On Richmond’s Monument Avenue, the collection of towering statues honoring Confederate veterans was interrupted by one noticeably different: a monument to Black tennis legend and civil rights activist Arthur Ashe.
The Ashe statue seemed safe from defacement during recent protests over racism and police brutality, when protesters covered Confederate statues with graffiti and pulled down a statue of Jefferson Davis, the president of the Confederate States during the Civil War.
But after someone painted “White Lives Matter” on Ashe’s statue, city officials considered a request from Ashe’s family to temporarily remove the statue to protect it. Ashe’s nephew said Friday that the statue isn’t going anywhere.
“It’s not going to be taken down,” David Harris Jr. said.
Harris said he contacted Mayor Levar Stoney’s office last month about taking down the statue until the civil unrest in Richmond calmed down.
Harris said the request was a “contingency plan” only during the height of the protests over the May 25 police killing of George Floyd in Minneapolis, when there were almost nightly clashes between police and protesters, and the Ashe family worried that the statue would be damaged or someone would try to topple it.
“We were just considering it at the height of the protesting so that if any credible threats came through Mayor Stoney had the leeway to do it without having any pushback from us if he felt the need to take it down,” Harris said.
Stoney’s spokesman, Jim Nolan, said Friday that the mayor is “going to listen to the family” and not remove the statue.
On July 1, Stoney ordered the immediate removal of all city-owned Confederate statues in Richmond, a onetime capital of the Confederacy. Stoney invoked his emergency powers, citing the ongoing civil unrest and concerns that protesters would get hurt if they tried to pull down the enormous statues themselves.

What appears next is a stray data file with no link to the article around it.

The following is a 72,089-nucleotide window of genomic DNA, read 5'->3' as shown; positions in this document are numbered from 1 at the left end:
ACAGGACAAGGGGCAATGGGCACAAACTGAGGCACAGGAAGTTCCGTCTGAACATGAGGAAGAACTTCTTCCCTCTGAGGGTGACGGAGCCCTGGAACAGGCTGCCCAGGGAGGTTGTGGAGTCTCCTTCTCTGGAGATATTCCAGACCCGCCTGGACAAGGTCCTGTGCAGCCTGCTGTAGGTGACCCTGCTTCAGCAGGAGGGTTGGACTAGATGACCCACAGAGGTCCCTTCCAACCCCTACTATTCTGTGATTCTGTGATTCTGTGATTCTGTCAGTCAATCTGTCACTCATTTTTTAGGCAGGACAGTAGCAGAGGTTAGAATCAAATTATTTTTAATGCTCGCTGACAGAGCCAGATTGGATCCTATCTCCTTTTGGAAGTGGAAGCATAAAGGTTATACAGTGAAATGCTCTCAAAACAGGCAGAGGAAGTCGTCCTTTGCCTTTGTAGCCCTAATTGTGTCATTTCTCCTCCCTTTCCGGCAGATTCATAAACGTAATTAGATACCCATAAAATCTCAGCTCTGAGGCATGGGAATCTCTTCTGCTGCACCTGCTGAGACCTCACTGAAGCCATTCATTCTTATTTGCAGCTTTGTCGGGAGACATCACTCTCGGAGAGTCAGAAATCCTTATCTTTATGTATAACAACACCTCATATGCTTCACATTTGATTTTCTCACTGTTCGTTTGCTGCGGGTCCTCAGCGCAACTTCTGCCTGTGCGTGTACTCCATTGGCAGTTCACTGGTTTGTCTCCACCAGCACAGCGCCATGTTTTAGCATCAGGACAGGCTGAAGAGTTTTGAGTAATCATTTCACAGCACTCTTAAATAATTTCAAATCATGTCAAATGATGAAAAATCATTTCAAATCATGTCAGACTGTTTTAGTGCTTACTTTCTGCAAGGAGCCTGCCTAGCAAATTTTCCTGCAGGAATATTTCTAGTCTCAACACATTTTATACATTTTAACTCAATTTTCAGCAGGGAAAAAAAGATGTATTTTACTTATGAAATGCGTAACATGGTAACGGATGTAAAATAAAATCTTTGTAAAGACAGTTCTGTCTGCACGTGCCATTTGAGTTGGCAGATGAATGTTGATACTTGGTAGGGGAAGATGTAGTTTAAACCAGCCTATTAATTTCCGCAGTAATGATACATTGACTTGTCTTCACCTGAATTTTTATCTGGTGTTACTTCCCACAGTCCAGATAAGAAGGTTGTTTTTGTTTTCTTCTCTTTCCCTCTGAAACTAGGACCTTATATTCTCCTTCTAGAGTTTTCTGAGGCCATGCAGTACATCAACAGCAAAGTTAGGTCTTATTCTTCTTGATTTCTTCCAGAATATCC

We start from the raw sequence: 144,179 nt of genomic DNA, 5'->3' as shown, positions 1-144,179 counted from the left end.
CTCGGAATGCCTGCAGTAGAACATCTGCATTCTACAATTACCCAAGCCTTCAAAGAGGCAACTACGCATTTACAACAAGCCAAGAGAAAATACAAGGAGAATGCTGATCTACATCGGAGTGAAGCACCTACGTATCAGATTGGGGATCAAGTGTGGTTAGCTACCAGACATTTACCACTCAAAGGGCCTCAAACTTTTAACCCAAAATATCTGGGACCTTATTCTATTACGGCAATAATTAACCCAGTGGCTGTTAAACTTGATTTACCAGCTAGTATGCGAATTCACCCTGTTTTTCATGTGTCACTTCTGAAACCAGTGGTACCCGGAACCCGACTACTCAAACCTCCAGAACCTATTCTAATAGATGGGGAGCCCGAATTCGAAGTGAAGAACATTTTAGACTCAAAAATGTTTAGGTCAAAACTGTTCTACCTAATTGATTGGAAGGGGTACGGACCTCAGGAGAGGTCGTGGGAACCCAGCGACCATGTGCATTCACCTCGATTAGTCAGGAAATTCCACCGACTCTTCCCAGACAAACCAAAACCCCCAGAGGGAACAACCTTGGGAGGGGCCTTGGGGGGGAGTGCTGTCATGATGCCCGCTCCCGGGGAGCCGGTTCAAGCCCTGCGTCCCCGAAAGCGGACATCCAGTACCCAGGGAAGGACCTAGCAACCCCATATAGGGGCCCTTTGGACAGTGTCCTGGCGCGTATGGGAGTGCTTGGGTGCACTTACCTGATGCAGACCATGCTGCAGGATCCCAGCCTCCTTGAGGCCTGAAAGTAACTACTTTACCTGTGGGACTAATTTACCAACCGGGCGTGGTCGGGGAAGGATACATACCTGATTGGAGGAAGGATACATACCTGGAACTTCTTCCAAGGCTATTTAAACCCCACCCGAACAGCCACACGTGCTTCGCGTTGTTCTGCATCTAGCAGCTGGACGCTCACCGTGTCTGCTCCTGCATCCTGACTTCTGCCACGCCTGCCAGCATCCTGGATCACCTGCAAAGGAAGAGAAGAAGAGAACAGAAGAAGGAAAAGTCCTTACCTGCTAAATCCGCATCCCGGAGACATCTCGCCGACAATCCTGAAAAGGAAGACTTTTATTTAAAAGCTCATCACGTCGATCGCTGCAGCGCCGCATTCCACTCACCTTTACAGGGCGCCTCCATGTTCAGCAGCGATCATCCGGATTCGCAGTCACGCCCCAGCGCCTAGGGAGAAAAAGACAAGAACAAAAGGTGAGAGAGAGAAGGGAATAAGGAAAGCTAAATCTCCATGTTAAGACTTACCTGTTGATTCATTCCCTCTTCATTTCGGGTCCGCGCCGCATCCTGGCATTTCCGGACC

The only Confederate statue that remains on Monument Avenue is a memorial to Gen. Robert E. Lee located on state property. Gov. Ralph Northam ordered that statue’s removal last month, but it has been at least temporarily blocked by a lawsuit.
Harris said he believes his uncle’s statue “stands for everything the people are working for right now.”
Ashe, a Richmond native, was denied access to tennis courts as a child because of segregation. He went on to become the first Black player selected to the U.S. Davis Cup team and was the only Black man to ever win the singles title at the U.S. Open, Wimbledon and the Australian Open. He was also well-known for his work to promote education and civil rights, to oppose apartheid in South Africa and to raise awareness about AIDS, the disease that eventually killed him in 1993.
Ashe’s statue was erected in 1996, but only after rancorous debate.
“If we’re going to put up a statue of somebody, let’s put up a statue of somebody that stands for equality, that stands for education, all the things that my uncle held true,” Harris said.